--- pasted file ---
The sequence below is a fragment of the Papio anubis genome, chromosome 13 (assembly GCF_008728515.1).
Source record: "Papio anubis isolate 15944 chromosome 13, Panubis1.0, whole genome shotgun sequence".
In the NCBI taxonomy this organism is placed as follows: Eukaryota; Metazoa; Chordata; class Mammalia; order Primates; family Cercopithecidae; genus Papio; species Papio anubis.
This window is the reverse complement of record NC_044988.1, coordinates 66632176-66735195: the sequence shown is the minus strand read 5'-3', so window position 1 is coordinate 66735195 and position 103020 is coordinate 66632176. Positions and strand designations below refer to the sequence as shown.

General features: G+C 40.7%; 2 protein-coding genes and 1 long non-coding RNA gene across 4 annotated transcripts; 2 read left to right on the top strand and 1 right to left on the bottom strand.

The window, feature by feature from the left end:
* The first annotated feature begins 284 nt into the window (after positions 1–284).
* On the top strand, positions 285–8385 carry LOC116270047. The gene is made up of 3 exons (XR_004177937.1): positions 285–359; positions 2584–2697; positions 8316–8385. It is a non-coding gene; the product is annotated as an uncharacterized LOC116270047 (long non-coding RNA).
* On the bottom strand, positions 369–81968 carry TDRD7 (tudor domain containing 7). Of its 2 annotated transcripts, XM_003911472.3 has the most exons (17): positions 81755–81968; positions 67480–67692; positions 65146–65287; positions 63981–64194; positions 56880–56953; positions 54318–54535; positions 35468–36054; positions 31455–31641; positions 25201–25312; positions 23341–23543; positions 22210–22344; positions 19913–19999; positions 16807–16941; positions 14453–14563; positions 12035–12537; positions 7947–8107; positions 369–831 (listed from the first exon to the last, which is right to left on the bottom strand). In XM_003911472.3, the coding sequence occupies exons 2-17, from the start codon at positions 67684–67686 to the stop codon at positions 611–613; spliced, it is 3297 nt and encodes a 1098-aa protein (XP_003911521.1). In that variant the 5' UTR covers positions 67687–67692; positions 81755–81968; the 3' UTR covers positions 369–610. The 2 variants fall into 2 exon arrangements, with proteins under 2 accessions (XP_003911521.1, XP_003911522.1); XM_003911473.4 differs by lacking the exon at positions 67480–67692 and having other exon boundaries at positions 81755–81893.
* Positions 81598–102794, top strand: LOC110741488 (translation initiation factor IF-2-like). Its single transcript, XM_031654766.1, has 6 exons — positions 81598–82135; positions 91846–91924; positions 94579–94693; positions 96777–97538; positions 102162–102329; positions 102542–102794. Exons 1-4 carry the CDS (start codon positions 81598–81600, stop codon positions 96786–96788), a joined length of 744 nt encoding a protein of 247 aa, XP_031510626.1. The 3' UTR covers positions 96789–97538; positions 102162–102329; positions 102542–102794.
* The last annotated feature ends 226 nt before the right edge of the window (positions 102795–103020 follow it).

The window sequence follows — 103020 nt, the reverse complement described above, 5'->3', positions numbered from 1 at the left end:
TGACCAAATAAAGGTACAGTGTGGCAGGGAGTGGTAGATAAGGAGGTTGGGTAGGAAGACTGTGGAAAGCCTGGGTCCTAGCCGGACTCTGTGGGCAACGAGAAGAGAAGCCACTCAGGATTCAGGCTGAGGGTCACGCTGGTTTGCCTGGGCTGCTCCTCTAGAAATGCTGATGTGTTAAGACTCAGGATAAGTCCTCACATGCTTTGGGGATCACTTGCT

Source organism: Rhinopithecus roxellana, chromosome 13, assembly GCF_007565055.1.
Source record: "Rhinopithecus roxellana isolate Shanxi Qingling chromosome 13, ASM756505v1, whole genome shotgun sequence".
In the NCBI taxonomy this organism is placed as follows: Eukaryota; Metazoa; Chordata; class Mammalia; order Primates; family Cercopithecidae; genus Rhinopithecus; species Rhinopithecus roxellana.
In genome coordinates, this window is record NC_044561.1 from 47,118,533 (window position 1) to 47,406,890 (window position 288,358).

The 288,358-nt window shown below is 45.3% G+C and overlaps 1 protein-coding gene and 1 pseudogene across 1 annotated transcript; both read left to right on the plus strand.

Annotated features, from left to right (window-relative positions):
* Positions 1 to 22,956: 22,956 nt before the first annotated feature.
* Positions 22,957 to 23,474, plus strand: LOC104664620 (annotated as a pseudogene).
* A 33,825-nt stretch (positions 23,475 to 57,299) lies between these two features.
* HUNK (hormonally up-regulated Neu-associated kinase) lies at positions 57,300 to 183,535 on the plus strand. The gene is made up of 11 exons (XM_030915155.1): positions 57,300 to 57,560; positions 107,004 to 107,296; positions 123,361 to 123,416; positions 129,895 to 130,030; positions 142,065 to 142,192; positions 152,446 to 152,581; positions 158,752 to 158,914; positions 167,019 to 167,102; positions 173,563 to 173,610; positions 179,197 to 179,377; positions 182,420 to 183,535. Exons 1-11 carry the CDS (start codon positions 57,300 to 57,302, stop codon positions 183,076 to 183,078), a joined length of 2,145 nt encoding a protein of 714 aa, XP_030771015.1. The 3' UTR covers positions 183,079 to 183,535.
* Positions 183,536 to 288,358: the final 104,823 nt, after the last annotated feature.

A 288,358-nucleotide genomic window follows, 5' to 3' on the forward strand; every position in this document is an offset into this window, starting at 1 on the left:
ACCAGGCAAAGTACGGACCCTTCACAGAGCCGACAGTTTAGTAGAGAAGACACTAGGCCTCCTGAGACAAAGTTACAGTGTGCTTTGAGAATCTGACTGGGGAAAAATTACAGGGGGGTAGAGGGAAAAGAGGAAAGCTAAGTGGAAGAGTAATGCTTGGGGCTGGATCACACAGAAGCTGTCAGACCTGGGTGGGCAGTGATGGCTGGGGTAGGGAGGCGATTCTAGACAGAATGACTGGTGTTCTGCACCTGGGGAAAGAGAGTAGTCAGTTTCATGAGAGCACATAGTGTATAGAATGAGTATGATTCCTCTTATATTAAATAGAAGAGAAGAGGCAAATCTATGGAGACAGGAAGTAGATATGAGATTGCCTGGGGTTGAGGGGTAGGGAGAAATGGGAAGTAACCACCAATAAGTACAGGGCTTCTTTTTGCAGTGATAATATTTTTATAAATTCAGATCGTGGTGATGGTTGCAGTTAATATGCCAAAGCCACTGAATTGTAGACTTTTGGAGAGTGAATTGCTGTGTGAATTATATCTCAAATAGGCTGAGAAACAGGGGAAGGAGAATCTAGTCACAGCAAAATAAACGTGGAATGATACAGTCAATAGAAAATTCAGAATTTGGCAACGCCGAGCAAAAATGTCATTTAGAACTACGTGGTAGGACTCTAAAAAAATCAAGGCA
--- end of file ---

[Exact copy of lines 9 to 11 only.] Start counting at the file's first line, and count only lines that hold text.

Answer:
* On the bottom strand, positions 369–81968 carry TDRD7 (tudor domain containing 7). Of its 2 annotated transcripts, XM_003911472.3 has the most exons (17): positions 81755–81968; positions 67480–67692; positions 65146–65287; positions 63981–64194; positions 56880–56953; positions 54318–54535; positions 35468–36054; positions 31455–31641; positions 25201–25312; positions 23341–23543; positions 22210–22344; positions 19913–19999; positions 16807–16941; positions 14453–14563; positions 12035–12537; positions 7947–8107; positions 369–831 (listed from the first exon to the last, which is right to left on the bottom strand). In XM_003911472.3, the coding sequence occupies exons 2-17, from the start codon at positions 67684–67686 to the stop codon at positions 611–613; spliced, it is 3297 nt and encodes a 1098-aa protein (XP_003911521.1). In that variant the 5' UTR covers positions 67687–67692; positions 81755–81968; the 3' UTR covers positions 369–610. The 2 variants fall into 2 exon arrangements, with proteins under 2 accessions (XP_003911521.1, XP_003911522.1); XM_003911473.4 differs by lacking the exon at positions 67480–67692 and having other exon boundaries at positions 81755–81893.
* Positions 81598–102794, top strand: LOC110741488 (translation initiation factor IF-2-like). Its single transcript, XM_031654766.1, has 6 exons — positions 81598–82135; positions 91846–91924; positions 94579–94693; positions 96777–97538; positions 102162–102329; positions 102542–102794. Exons 1-4 carry the CDS (start codon positions 81598–81600, stop codon positions 96786–96788), a joined length of 744 nt encoding a protein of 247 aa, XP_031510626.1. The 3' UTR covers positions 96789–97538; positions 102162–102329; positions 102542–102794.
* The last annotated feature ends 226 nt before the right edge of the window (positions 102795–103020 follow it).